This site seems to agree that the arrival of the Teleprompter at press conferences is a new thing. Ann Althouse thinks the placement of the Teleprompters off to the side was distracting; were they trying to hide them?
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Mr. Obama called reporters from a list on the podium, and reporters buzzed afterward about how he didn't seem to know a single reporter he called on - at least in the front row.
The president ticked through all the usual suspects, calling on the three wires and all five networks before hitting The Washington Post and New York Times, both of whom sent black reporters. The only other question from outside the box was from NPR.
Of course, expect this to be a typical Obama press roster: one question from Fox, which Obama and his team prefer to demonize, and otherwise a hit parade of liberals - NPR, CNN, the HuffPo, Reuters, Chuck Todd, and the AP's famously biased Jennifer Loven. You'd think Obama would at least bother to memorize their faces before calling on them, to make it a little less obvious.
SECOND UPDATE: Ed Morrissey notes that Obama managed to misrepresent the Republican proposals and get his Japanese economic history backwards.
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POLITICS: Oh, That Joe!
You know, maybe it is unnecessary to point this out, but had McCain won the election, I'm quite certain he would not have been put constantly in the position of taking this attitude towards the public utterances of his vice president.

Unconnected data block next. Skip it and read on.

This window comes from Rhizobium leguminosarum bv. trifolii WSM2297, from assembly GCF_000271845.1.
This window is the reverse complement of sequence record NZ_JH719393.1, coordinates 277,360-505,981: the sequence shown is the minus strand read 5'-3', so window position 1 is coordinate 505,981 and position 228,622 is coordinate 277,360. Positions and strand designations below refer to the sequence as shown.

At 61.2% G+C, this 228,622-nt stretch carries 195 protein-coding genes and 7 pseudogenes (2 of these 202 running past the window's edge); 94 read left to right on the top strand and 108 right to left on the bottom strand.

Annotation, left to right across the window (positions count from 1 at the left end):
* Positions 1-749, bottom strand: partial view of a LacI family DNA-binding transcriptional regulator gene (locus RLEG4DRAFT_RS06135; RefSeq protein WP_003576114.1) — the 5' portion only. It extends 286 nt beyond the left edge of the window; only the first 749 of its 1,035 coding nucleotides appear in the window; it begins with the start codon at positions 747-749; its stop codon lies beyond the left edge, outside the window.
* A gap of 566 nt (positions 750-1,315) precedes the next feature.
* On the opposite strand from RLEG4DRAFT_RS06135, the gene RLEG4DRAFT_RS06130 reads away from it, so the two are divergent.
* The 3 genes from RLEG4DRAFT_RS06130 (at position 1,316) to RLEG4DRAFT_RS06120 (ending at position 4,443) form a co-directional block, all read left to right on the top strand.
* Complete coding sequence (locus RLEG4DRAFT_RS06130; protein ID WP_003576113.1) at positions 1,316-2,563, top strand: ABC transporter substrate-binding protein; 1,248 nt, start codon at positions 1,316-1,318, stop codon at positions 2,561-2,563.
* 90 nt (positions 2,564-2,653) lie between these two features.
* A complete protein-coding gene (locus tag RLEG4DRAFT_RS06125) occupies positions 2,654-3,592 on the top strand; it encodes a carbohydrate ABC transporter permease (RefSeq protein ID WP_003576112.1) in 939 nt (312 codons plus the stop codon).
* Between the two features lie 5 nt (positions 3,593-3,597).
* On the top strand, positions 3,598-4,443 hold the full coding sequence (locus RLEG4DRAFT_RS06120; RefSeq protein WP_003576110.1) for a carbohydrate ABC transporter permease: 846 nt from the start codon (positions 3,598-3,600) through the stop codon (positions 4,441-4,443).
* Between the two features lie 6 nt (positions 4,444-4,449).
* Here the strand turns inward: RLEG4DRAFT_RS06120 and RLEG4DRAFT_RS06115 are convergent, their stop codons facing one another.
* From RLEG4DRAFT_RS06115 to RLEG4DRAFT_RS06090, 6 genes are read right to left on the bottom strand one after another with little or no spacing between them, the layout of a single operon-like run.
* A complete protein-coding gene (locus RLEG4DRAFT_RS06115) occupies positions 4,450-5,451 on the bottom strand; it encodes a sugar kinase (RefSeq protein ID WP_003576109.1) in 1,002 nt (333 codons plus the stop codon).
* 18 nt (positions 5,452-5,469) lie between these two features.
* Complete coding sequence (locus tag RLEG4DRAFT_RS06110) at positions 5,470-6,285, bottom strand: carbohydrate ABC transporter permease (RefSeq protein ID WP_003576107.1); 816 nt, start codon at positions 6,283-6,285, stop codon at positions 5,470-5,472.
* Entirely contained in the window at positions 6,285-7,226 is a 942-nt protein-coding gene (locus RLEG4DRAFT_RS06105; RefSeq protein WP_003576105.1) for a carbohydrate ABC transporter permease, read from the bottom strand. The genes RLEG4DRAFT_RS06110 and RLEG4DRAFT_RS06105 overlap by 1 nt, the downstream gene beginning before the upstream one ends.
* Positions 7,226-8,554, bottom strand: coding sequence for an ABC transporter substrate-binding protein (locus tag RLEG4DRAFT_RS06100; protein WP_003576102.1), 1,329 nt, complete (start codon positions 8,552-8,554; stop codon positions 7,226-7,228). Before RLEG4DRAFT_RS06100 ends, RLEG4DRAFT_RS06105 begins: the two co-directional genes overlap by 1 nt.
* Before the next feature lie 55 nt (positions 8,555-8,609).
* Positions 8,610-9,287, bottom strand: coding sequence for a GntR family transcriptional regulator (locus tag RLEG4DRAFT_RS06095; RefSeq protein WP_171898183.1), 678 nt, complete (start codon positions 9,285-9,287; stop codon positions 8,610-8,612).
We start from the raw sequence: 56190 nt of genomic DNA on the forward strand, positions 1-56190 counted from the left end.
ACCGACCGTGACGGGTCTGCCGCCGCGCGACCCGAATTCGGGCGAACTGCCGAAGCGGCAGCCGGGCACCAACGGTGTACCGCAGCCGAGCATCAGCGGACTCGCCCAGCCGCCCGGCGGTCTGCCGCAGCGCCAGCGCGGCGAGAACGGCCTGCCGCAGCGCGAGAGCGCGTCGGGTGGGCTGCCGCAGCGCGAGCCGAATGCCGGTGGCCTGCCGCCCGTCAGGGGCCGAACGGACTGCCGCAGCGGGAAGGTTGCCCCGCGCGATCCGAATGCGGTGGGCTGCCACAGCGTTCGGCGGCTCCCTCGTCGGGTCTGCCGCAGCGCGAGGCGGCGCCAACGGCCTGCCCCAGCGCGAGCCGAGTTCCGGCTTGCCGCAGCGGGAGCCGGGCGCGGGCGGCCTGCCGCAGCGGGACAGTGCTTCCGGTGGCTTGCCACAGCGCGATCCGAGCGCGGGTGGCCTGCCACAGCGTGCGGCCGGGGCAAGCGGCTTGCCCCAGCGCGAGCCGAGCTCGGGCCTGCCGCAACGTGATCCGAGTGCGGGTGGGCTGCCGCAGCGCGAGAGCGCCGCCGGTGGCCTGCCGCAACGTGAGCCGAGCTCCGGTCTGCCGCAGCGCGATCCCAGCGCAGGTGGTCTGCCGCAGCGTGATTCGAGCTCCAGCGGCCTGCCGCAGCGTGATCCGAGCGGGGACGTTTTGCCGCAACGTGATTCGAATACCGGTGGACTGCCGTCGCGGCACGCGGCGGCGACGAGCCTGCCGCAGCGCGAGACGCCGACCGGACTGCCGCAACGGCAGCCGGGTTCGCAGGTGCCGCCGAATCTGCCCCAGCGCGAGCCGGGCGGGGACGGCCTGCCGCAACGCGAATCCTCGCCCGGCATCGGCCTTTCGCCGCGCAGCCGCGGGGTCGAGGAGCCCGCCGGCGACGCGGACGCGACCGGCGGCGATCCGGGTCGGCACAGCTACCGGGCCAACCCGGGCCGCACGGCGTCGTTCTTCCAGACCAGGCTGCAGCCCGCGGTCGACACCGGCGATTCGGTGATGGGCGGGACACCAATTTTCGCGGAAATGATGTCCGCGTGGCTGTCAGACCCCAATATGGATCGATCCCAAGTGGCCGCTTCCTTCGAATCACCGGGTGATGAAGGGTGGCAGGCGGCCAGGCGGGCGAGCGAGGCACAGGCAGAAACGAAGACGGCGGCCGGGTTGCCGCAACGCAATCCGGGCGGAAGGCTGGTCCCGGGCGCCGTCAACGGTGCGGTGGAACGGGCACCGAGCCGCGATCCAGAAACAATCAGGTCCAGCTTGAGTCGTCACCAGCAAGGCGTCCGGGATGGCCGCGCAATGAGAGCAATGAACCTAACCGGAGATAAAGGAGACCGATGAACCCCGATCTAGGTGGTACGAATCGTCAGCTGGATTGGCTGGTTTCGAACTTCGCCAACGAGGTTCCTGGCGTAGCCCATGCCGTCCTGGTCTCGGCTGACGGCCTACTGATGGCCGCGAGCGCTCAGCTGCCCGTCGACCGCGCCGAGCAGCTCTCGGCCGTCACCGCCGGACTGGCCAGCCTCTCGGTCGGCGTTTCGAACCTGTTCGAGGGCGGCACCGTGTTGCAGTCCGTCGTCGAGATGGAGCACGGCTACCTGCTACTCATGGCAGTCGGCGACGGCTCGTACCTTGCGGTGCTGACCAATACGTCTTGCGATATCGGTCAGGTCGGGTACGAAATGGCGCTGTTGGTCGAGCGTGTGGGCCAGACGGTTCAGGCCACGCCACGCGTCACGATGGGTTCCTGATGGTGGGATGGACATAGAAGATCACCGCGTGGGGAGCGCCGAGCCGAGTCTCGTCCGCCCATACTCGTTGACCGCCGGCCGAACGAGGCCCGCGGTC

February 8, 2009
POLITICS: The Politics of ... Something
February 6, 2009
LAW: 11th Circuit Backs Miami-Dade School's Removal of Book About Cuba From School Library
An opinion that was handed down by a divided panel of the 11th Circuit yesterday in American Civil Liberties Union v. Miami-Dade County is bound to be controversial: the court held, among other things (the opinion plus dissent run 177 pages) that a school board in Miami was justified in removing from the bookshelves of a school library a book that painted an unduly rosy picture of life in Cuba. The interesting part of the opinion, rejecting an ACLU challenge, runs from about page 59-104 of the slip opinion in pdf form, if you want to read it yourself. The core of the court's decision was its conclusion that removing a book that was factually inaccurate in failing to depict the reality of life under Castro was not a forbidden exercise of political opinion but a legitimate exercise of a school board's power to take factually false material off the shelves.
It requires no stretch of the imagination to recognize why this holding is a flashpoint; nearly all disputes over subjects ranging from evolution to global warming to Israel and Palestine involve warring camps both of which assert that the other's position is simply factually false and should not be taught to schoolchildren. As I have long argued in the case of media bias, the biggest single issue is deciding which stories have two legitimate sides and which don't. But to state the problem doesn't answer the question of where courts can allow democratically elected school boards to draw the line, or where those boards should draw the line if left free to do so, since the alternative involves the courts tying the hands of the board in decisions about removing books, while giving free rein to political agendas in the decision to buy the books in the first place.